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Management of femoral shaft infected nonunion through customised Ilizarov external fixator assembly in a morbidly obese patient
  1. Muhammad Saad Ilyas1,
  2. Abdul Sattar1,
  3. Uruj Zehra2 and
  4. Amer Aziz1
  1. 1Department of Orthopedics and Spine Surgery, Ghurki Trust Teaching Hospital, Lahore, Pakistan
  2. 2Department of Anatomy, University of Health Sciences, Lahore, Pakistan
  1. Correspondence to Professor Amer Aziz; spinedoc1956{at}gmail.com

Abstract

A 19-year-old morbidly obese man presented with infected nonunion of femoral shaft fracture. Patient had history of 13 failed fixation surgeries, assessment revealed 3-centimetre limb-length discrepancy with 3-centimetre gap nonunion. Wound debridement, primary compression and external fixation using a customised Ilizarov external fixation assembly were planned. A four-ring customised assembly was applied. Partial weight bearing was allowed from first postoperative day on walker. Patient was kept on a monthly follow-up. After complete union at 10 months after surgery, frame was dynamised. After 6 months of dynamisation, frame was removed, at that time patient was full weight bearing. Knee was still stiff with a range of motion of 0°–20°, and there was 6 cm of limb length discrepancy, which was managed with a shoe raise. At 9 months after frame removal, patient is mobile with fully united bone. Ilizarov external fixator can be a good managing option in such difficult and complicated cases.

  • orthopaedics
  • disability

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Footnotes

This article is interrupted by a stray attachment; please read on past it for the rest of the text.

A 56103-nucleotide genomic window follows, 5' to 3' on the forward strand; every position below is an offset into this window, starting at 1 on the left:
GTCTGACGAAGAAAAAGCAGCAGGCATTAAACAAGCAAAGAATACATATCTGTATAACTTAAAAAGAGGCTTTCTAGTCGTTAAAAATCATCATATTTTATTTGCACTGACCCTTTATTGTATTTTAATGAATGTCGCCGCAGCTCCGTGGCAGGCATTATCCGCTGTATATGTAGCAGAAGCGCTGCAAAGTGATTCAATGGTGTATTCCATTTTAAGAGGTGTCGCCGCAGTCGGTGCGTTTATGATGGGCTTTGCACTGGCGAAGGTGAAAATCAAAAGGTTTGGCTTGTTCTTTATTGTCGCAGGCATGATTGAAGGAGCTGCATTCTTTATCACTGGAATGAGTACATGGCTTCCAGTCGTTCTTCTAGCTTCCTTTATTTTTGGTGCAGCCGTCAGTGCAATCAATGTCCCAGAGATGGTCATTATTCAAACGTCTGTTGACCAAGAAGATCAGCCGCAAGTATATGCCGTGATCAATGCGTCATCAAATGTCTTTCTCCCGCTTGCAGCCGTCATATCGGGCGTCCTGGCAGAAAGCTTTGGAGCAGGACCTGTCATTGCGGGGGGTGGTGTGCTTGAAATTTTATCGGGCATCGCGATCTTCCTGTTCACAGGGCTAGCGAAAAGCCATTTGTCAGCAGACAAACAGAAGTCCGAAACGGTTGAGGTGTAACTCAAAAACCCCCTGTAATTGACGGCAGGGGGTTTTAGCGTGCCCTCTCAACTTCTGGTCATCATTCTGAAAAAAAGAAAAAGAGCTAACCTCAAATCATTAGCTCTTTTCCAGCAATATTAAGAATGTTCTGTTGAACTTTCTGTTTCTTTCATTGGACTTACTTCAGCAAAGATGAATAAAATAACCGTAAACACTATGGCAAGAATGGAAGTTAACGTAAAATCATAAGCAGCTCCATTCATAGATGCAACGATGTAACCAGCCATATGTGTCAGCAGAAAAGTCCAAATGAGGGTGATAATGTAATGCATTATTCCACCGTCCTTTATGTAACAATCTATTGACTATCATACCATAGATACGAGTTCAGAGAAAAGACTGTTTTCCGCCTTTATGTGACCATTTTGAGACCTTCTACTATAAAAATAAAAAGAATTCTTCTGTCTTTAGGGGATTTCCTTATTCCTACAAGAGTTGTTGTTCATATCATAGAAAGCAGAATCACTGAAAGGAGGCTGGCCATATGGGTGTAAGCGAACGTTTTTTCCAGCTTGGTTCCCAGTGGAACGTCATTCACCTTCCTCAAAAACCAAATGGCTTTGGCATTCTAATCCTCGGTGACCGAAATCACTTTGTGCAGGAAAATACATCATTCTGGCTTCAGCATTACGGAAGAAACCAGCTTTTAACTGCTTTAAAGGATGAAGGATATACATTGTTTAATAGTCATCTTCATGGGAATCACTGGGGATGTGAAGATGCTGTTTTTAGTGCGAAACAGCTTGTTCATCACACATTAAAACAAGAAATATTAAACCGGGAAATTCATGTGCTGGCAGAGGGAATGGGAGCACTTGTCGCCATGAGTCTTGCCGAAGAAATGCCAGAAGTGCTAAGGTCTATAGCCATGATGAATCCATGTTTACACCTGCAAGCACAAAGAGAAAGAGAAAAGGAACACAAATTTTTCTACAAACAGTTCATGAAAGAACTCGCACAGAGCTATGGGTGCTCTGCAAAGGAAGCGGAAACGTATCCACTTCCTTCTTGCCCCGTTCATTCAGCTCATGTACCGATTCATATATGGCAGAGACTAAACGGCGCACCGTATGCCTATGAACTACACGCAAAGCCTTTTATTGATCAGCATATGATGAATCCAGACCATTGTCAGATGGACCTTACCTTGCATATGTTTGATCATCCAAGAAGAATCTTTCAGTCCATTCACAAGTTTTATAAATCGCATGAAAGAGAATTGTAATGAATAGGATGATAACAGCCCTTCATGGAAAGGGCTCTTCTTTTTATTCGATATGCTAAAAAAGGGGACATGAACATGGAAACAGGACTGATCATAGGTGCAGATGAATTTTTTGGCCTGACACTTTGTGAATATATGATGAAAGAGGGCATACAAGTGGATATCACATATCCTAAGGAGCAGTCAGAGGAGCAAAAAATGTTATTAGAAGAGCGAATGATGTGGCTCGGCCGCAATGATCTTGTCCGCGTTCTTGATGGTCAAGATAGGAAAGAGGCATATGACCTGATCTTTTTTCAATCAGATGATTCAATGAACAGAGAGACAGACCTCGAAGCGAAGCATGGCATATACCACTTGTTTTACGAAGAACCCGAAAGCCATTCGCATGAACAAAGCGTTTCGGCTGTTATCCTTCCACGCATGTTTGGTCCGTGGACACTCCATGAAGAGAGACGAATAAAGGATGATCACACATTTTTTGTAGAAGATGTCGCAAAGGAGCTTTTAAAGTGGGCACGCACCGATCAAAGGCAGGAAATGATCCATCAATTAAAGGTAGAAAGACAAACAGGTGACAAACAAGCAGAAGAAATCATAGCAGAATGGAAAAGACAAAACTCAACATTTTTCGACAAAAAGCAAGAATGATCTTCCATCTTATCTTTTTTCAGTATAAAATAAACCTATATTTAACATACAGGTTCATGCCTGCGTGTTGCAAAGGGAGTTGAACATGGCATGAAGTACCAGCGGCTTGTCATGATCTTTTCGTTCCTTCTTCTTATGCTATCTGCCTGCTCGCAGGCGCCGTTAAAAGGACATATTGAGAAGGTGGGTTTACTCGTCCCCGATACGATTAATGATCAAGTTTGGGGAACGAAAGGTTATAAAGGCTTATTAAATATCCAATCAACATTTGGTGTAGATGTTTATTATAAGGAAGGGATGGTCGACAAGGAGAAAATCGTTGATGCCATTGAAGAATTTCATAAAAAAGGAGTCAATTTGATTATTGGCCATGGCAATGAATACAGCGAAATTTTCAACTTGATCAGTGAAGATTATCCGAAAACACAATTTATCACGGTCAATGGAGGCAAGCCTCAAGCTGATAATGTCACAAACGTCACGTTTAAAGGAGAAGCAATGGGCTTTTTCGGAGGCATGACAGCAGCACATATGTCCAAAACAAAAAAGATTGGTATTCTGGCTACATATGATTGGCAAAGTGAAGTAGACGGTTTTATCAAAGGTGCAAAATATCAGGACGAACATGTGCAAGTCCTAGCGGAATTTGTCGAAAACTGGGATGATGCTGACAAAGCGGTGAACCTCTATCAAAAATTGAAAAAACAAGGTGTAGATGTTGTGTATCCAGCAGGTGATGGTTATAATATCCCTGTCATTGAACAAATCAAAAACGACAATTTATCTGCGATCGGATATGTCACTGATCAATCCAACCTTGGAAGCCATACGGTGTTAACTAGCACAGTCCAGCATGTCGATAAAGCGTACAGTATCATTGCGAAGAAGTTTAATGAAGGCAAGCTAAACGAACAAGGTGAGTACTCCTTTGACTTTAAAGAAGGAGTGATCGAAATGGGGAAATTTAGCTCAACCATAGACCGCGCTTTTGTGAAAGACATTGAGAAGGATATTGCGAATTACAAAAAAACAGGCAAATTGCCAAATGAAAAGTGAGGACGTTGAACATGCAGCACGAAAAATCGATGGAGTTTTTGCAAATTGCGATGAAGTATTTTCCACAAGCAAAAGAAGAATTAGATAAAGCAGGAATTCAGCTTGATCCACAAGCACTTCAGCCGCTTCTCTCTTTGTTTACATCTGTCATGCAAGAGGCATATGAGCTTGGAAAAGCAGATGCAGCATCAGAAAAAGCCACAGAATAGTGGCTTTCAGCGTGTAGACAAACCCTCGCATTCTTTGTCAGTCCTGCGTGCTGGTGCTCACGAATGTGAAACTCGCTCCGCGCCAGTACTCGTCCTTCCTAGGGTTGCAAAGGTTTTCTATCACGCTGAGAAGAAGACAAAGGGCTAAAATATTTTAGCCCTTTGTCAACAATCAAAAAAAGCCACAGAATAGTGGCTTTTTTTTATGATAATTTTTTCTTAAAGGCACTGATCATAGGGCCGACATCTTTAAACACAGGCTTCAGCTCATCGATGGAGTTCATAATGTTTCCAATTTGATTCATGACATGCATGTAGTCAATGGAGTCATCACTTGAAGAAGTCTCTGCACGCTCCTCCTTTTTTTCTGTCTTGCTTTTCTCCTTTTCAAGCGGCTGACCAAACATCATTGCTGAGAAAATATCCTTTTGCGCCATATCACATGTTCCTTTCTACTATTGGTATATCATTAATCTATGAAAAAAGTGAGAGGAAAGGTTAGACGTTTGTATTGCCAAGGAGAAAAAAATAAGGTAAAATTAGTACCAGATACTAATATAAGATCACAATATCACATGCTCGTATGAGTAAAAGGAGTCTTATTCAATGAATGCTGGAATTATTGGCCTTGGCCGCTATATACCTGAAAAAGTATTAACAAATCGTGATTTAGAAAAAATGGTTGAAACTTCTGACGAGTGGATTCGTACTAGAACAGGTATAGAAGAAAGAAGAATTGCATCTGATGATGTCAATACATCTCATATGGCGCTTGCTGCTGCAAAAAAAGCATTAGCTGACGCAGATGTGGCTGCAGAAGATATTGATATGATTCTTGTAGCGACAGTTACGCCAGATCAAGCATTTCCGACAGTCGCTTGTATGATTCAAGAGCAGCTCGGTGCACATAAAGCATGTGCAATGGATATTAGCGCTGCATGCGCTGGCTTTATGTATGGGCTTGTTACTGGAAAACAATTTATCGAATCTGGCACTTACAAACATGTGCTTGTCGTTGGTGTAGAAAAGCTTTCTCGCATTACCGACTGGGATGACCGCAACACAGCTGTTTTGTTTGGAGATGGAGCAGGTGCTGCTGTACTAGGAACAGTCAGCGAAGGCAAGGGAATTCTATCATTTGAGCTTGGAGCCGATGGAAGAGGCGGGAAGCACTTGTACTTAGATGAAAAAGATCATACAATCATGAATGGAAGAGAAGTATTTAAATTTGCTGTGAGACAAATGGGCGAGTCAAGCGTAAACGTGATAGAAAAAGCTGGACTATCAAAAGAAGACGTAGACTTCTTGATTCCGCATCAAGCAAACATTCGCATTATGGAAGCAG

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  • Contributors MSI attended the patient, planned and performed surgery, followed-up the patient and contributed in the writing. AS helped in the management and planning of surgery and in revising the final manuscript. UZ performed background literature research on the topic, wrote the manuscript and revised the final draft. AA supervised the whole case and provided expertise at every step of management and in writing the manuscript.

  • Funding The authors have not declared a specific grant for this research from any funding agency in the public, commercial or not-for-profit sectors.

  • Case reports provide a valuable learning resource for the scientific community and can indicate areas of interest for future research. They should not be used in isolation to guide treatment choices or public health policy.

  • Competing interests None declared.

  • Provenance and peer review Not commissioned; externally peer reviewed.

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